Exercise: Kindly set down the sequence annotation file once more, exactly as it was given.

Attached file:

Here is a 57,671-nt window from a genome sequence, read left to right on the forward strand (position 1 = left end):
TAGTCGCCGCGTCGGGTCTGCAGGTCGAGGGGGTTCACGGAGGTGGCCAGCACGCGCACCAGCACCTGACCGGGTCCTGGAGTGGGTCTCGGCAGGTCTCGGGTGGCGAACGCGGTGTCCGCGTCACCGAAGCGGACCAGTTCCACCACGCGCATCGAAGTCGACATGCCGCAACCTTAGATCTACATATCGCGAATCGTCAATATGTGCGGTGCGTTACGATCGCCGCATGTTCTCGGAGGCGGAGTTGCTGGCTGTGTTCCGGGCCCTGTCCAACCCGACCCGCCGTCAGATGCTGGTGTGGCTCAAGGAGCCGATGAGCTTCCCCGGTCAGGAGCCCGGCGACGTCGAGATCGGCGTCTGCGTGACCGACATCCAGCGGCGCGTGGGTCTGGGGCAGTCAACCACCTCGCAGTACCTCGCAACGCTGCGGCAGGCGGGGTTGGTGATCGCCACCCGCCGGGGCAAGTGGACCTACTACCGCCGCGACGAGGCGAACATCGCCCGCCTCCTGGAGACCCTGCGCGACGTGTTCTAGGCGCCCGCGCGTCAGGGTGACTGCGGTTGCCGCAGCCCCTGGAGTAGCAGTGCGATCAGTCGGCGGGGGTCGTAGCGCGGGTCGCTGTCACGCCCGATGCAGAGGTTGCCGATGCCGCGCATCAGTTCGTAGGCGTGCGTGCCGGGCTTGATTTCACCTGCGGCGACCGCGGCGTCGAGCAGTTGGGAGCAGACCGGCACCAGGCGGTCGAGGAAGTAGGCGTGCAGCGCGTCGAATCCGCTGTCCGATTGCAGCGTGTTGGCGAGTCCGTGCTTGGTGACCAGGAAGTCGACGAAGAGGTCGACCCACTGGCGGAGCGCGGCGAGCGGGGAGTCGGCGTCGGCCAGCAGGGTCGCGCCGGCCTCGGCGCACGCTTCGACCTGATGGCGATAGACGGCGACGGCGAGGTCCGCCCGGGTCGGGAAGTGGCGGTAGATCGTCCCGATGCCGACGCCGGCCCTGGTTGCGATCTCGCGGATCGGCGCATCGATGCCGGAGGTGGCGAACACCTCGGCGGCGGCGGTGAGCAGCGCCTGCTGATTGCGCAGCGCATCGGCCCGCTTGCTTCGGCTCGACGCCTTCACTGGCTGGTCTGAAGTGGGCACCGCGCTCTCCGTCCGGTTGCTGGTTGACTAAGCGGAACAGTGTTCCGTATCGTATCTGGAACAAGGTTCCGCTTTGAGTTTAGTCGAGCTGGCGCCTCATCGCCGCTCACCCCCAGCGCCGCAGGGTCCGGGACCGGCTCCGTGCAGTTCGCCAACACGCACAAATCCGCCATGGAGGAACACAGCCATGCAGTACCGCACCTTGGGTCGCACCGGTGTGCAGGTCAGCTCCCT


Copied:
Here is a 57,671-nt window from a genome sequence, read left to right on the forward strand (position 1 = left end):
TAGTCGCCGCGTCGGGTCTGCAGGTCGAGGGGGTTCACGGAGGTGGCCAGCACGCGCACCAGCACCTGACCGGGTCCTGGAGTGGGTCTCGGCAGGTCTCGGGTGGCGAACGCGGTGTCCGCGTCACCGAAGCGGACCAGTTCCACCACGCGCATCGAAGTCGACATGCCGCAACCTTAGATCTACATATCGCGAATCGTCAATATGTGCGGTGCGTTACGATCGCCGCATGTTCTCGGAGGCGGAGTTGCTGGCTGTGTTCCGGGCCCTGTCCAACCCGACCCGCCGTCAGATGCTGGTGTGGCTCAAGGAGCCGATGAGCTTCCCCGGTCAGGAGCCCGGCGACGTCGAGATCGGCGTCTGCGTGACCGACATCCAGCGGCGCGTGGGTCTGGGGCAGTCAACCACCTCGCAGTACCTCGCAACGCTGCGGCAGGCGGGGTTGGTGATCGCCACCCGCCGGGGCAAGTGGACCTACTACCGCCGCGACGAGGCGAACATCGCCCGCCTCCTGGAGACCCTGCGCGACGTGTTCTAGGCGCCCGCGCGTCAGGGTGACTGCGGTTGCCGCAGCCCCTGGAGTAGCAGTGCGATCAGTCGGCGGGGGTCGTAGCGCGGGTCGCTGTCACGCCCGATGCAGAGGTTGCCGATGCCGCGCATCAGTTCGTAGGCGTGCGTGCCGGGCTTGATTTCACCTGCGGCGACCGCGGCGTCGAGCAGTTGGGAGCAGACCGGCACCAGGCGGTCGAGGAAGTAGGCGTGCAGCGCGTCGAATCCGCTGTCCGATTGCAGCGTGTTGGCGAGTCCGTGCTTGGTGACCAGGAAGTCGACGAAGAGGTCGACCCACTGGCGGAGCGCGGCGAGCGGGGAGTCGGCGTCGGCCAGCAGGGTCGCGCCGGCCTCGGCGCACGCTTCGACCTGATGGCGATAGACGGCGACGGCGAGGTCCGCCCGGGTCGGGAAGTGGCGGTAGATCGTCCCGATGCCGACGCCGGCCCTGGTTGCGATCTCGCGGATCGGCGCATCGATGCCGGAGGTGGCGAACACCTCGGCGGCGGCGGTGAGCAGCGCCTGCTGATTGCGCAGCGCATCGGCCCGCTTGCTTCGGCTCGACGCCTTCACTGGCTGGTCTGAAGTGGGCACCGCGCTCTCCGTCCGGTTGCTGGTTGACTAAGCGGAACAGTGTTCCGTATCGTATCTGGAACAAGGTTCCGCTTTGAGTTTAGTCGAGCTGGCGCCTCATCGCCGCTCACCCCCAGCGCCGCAGGGTCCGGGACCGGCTCCGTGCAGTTCGCCAACACGCACAAATCCGCCATGGAGGAACACAGCCATGCAGTACCGCACCTTGGGTCGCACCGGTGTGCAGGTCAGCTCCCT